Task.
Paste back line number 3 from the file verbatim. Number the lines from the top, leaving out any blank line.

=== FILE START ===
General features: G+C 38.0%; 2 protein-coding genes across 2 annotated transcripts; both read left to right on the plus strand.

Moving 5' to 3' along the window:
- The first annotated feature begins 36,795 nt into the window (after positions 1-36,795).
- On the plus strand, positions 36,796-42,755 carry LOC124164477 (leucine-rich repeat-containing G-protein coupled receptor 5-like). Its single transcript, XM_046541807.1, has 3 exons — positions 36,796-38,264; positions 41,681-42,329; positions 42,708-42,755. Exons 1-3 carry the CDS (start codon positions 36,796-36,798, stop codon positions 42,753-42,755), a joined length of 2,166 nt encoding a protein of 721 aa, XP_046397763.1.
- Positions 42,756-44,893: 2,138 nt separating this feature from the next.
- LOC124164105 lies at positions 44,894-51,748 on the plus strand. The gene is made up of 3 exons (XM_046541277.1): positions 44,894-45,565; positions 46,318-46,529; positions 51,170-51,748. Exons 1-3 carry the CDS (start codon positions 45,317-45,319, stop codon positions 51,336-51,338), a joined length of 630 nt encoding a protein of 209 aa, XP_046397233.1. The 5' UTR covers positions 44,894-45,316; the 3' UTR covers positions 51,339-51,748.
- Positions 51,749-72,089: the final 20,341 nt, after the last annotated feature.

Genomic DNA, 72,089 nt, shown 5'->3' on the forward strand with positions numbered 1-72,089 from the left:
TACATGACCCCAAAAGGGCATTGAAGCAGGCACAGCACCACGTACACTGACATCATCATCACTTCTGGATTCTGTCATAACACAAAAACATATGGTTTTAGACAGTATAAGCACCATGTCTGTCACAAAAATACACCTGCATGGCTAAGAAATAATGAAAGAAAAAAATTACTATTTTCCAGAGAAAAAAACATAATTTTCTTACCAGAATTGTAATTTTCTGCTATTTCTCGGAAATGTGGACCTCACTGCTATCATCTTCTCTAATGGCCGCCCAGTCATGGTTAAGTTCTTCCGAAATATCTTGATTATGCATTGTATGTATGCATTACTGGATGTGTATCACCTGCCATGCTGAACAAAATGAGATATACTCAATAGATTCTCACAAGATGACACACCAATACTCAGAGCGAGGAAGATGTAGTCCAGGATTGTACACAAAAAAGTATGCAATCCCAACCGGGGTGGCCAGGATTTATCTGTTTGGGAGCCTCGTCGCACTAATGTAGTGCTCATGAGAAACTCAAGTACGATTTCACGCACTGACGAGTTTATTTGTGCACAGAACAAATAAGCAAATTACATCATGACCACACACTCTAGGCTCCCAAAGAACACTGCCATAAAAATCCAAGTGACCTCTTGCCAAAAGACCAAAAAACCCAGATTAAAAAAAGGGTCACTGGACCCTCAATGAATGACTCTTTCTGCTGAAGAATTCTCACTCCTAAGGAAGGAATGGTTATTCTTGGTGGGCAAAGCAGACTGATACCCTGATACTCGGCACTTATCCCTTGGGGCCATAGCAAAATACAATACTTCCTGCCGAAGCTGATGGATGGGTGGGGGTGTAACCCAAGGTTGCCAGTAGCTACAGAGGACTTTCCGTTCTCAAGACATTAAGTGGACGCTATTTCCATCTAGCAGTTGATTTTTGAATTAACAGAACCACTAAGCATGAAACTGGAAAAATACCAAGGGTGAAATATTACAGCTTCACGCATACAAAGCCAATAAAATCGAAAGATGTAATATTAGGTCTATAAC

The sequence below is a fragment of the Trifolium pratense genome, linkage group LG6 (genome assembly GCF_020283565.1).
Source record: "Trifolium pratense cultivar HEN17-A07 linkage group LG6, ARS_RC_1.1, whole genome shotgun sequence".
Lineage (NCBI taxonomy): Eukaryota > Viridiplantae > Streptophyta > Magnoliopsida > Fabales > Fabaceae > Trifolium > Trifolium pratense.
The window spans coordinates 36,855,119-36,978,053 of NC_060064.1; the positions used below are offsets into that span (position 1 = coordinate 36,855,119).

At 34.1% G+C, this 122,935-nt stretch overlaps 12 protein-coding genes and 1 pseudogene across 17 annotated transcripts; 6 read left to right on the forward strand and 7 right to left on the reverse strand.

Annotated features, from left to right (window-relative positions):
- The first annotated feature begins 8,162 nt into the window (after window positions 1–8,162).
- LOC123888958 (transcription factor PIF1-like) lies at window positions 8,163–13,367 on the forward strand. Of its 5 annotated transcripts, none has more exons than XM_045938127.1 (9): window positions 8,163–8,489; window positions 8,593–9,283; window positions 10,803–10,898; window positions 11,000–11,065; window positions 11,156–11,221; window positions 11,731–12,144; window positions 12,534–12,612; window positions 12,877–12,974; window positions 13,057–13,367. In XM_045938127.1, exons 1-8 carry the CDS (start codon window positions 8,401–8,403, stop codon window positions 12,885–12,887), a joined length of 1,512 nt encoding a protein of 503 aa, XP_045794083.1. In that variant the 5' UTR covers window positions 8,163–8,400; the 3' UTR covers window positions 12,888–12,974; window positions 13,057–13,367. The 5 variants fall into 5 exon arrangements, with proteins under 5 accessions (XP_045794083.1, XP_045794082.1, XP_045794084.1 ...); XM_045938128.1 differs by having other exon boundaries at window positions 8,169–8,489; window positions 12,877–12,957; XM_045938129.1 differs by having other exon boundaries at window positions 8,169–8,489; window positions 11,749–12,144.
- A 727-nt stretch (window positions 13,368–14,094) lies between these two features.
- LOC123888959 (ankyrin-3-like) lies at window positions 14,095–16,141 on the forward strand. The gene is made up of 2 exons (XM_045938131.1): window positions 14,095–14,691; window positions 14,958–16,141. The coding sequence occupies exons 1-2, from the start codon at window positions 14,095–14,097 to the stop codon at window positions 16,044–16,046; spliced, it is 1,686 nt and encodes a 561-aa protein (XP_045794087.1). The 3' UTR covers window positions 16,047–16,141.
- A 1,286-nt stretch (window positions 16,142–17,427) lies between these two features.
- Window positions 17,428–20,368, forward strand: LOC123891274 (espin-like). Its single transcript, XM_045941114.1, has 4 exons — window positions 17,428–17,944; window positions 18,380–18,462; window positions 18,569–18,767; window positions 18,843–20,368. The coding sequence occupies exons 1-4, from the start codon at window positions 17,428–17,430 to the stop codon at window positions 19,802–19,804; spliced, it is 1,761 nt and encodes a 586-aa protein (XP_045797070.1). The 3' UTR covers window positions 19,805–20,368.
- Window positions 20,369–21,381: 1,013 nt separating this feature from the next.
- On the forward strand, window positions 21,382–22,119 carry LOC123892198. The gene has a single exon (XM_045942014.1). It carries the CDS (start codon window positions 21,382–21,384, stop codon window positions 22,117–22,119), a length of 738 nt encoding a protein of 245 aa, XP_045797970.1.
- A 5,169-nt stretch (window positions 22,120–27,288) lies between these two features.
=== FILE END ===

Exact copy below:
- The first annotated feature begins 36,795 nt into the window (after positions 1-36,795).